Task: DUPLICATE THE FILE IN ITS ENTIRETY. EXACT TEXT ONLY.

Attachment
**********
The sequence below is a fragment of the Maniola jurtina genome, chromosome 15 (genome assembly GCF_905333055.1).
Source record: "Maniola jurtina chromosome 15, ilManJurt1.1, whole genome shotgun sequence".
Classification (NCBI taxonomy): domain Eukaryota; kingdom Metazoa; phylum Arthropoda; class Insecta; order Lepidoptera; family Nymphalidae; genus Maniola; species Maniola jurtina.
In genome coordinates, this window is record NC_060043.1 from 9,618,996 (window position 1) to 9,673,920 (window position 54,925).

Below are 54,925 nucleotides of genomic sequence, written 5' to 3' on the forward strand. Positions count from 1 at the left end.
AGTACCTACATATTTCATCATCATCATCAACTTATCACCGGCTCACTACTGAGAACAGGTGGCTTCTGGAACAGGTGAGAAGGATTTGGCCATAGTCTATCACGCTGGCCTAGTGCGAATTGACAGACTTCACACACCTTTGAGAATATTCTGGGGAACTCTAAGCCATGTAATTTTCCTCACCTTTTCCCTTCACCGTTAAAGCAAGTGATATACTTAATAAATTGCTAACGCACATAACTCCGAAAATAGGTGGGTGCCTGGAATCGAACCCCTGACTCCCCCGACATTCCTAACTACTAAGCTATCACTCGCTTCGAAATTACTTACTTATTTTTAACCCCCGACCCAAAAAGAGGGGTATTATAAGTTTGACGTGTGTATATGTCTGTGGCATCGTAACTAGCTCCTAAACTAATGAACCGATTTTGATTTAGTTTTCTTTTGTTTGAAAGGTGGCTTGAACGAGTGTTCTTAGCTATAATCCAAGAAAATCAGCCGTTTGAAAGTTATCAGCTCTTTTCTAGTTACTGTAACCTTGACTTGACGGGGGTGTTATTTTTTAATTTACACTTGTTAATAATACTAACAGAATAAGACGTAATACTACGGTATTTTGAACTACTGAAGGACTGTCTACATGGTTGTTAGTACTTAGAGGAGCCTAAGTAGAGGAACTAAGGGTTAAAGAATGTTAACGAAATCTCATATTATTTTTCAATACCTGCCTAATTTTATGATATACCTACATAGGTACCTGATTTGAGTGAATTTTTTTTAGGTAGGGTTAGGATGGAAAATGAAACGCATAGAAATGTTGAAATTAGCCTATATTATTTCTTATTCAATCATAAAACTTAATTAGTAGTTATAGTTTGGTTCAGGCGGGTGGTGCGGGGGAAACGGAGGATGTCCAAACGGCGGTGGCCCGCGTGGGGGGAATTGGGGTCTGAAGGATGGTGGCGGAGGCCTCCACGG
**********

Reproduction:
The sequence below is a fragment of the Maniola jurtina genome, chromosome 15 (genome assembly GCF_905333055.1).
Source record: "Maniola jurtina chromosome 15, ilManJurt1.1, whole genome shotgun sequence".
Classification (NCBI taxonomy): domain Eukaryota; kingdom Metazoa; phylum Arthropoda; class Insecta; order Lepidoptera; family Nymphalidae; genus Maniola; species Maniola jurtina.
In genome coordinates, this window is record NC_060043.1 from 9,618,996 (window position 1) to 9,673,920 (window position 54,925).

Below are 54,925 nucleotides of genomic sequence, written 5' to 3' on the forward strand. Positions count from 1 at the left end.
AGTACCTACATATTTCATCATCATCATCAACTTATCACCGGCTCACTACTGAGAACAGGTGGCTTCTGGAACAGGTGAGAAGGATTTGGCCATAGTCTATCACGCTGGCCTAGTGCGAATTGACAGACTTCACACACCTTTGAGAATATTCTGGGGAACTCTAAGCCATGTAATTTTCCTCACCTTTTCCCTTCACCGTTAAAGCAAGTGATATACTTAATAAATTGCTAACGCACATAACTCCGAAAATAGGTGGGTGCCTGGAATCGAACCCCTGACTCCCCCGACATTCCTAACTACTAAGCTATCACTCGCTTCGAAATTACTTACTTATTTTTAACCCCCGACCCAAAAAGAGGGGTATTATAAGTTTGACGTGTGTATATGTCTGTGGCATCGTAACTAGCTCCTAAACTAATGAACCGATTTTGATTTAGTTTTCTTTTGTTTGAAAGGTGGCTTGAACGAGTGTTCTTAGCTATAATCCAAGAAAATCAGCCGTTTGAAAGTTATCAGCTCTTTTCTAGTTACTGTAACCTTGACTTGACGGGGGTGTTATTTTTTAATTTACACTTGTTAATAATACTAACAGAATAAGACGTAATACTACGGTATTTTGAACTACTGAAGGACTGTCTACATGGTTGTTAGTACTTAGAGGAGCCTAAGTAGAGGAACTAAGGGTTAAAGAATGTTAACGAAATCTCATATTATTTTTCAATACCTGCCTAATTTTATGATATACCTACATAGGTACCTGATTTGAGTGAATTTTTTTTAGGTAGGGTTAGGATGGAAAATGAAACGCATAGAAATGTTGAAATTAGCCTATATTATTTCTTATTCAATCATAAAACTTAATTAGTAGTTATAGTTTGGTTCAGGCGGGTGGTGCGGGGGAAACGGAGGATGTCCAAACGGCGGTGGCCCGCGTGGGGGGAATTGGGGTCTGAAGGATGGTGGCGGAGGCCTCCACGG